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Gudi Padwa Festival Facts

Festivals | 7-12 yrs | Interactive

Chaitra Shukla Pratipada

Gudi Padwa is the Marathi name for ‘Chaitra Shukla Pratipada’. It is the first day of the New Year according to the Hindu calendar. Gudi Padwa or Ugadi is celebrated in the states of Maharashtra, Andhra Pradesh and Karnataka and is considered as one of the four most auspicious days in the Hindu calendar. Many consider this day ideal for the purchase of ornaments, a house amongst other things.

Significance of Gudi Padwa

Gudi Padwa is celebrated for a number of reasons. It is believed that Lord Brahma created the world on this day and is therefore worshipped. It is also believed that the ‘Gudi’ (flag) is a symbol of Lord Rama’s victory over Ravan and his subsequent re-in statement to his post in Ayodhya after completing 14 years of Exile.

The people of Maharashtra also see the gudi as a symbol of victory associated with the conquests of the Maratha forces led by Chhatrapati Shivaji. Gudhi is believed to ward off evil, invite prosperity and good luck into the house.

India predominantly being an agrarian society, celebrations and festivals are often linked to the turn of the season and to the sowing and reaping of cops. This day also marks the end of one agricultural harvest and the beginning of a new one.

Gudi Padwa Celebrations

On Gudi Padwa, a gudi is found hanging out of a window or prominently displayed in Maharashtrian households. Gudi is a bright green or yellow cloth adorned with brocade tied to the tip of a long bamboo over which sugar, neem leaves, a twig of mango leaves and a garland of red flowers is tied. A silver or copper pot is placed in the inverted position over it. This gudi is then hoisted outside the house, in a window, terrace or a high place so that everybody can see it.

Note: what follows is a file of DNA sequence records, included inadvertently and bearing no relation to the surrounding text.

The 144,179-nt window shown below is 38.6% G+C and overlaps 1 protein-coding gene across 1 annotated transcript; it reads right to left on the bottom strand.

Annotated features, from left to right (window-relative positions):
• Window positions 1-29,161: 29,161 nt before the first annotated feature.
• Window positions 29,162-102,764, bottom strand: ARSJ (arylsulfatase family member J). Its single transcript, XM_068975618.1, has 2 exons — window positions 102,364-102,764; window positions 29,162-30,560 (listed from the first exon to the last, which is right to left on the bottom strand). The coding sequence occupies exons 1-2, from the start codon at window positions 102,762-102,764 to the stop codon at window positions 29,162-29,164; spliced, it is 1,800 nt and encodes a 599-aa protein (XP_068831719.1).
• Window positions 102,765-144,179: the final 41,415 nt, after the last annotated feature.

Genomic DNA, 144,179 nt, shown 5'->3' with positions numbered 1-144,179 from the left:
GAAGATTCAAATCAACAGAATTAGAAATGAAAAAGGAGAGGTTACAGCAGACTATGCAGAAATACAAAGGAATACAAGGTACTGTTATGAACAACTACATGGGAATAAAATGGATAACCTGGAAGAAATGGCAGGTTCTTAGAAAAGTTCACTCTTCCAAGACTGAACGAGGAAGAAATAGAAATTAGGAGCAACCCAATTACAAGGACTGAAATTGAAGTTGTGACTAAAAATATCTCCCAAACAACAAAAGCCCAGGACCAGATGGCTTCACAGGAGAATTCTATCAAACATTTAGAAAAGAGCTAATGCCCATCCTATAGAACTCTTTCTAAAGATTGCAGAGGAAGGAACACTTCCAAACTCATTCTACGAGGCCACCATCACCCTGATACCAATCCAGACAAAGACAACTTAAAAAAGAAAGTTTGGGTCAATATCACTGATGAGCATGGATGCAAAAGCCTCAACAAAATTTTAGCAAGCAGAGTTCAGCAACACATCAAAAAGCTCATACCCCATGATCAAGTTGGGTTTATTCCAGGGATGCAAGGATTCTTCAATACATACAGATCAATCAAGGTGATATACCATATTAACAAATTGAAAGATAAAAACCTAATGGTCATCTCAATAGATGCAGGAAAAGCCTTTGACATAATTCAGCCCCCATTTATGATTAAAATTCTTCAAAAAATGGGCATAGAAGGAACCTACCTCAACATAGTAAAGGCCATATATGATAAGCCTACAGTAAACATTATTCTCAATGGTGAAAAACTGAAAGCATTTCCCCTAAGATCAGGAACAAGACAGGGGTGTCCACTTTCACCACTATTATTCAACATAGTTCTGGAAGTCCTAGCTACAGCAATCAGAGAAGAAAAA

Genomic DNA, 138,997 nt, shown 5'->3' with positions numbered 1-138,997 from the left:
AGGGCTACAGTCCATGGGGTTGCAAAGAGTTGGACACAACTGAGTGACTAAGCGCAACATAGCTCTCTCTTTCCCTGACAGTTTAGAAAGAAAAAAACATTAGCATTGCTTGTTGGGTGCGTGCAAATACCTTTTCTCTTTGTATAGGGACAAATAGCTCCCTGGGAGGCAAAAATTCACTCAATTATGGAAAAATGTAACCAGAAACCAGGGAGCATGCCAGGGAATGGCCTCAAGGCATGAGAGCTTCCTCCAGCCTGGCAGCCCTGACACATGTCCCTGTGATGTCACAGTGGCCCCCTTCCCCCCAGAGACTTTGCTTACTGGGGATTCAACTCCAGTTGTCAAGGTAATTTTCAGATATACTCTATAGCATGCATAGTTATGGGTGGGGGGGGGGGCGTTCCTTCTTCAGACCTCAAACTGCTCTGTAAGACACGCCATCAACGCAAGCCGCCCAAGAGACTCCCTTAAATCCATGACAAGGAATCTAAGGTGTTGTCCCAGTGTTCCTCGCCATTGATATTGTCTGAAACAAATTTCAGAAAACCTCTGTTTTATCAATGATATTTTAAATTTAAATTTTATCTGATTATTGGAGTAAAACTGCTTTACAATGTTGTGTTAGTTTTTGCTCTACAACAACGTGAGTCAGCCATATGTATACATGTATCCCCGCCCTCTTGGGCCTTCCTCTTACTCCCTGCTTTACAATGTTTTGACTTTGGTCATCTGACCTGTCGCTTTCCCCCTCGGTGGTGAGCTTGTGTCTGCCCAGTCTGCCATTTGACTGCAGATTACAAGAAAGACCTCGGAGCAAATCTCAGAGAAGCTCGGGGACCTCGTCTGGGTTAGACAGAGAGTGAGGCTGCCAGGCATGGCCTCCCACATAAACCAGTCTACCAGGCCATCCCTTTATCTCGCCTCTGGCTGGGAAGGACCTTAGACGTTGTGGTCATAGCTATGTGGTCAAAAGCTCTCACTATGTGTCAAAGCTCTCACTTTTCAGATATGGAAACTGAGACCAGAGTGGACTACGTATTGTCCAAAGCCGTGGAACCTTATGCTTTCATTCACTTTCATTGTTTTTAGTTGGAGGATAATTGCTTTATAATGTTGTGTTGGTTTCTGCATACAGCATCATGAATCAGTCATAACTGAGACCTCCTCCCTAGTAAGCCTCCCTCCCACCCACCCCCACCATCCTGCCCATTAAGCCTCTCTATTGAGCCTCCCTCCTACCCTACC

On this festive day, courtyards in village houses will be swept clean and plastered with fresh cow-dung. Even in cities, people take time out to do some spring cleaning.

Women and children work on intricate rangoli designs on their doorsteps, the vibrant colours mirroring the burst of colour associated with spring. Everyone dresses up in new clothes and it is a time for family gatherings.

Traditionally, families are supposed to begin the festivities by eating the bittersweet leaves of the neem tree. Sometimes, a paste of neem leaves is prepared and mixed with jaggery, and tamarind. All the members of the family consume this paste, which is believed to purify the blood and strengthen the body’s immune system against diseases.

Maharashtrian families also make shrikhand and Poori on this day. Konkanis make Kanangachi Kheer, a variety of Kheer made of sweet potato, coconut milk, jaggery, rice flour, etc.

What is ‘Chaitra Shukla Pratipada’ ?

Find out about Ugadi and how it may be similar to Gudi Padwa.

Gudi Padwa marks the end of one agricultural harvest and the beginning of a new one. What kind of crops are harvested in the new season?

To know why do we celebrate Gudi Padwa, click here!


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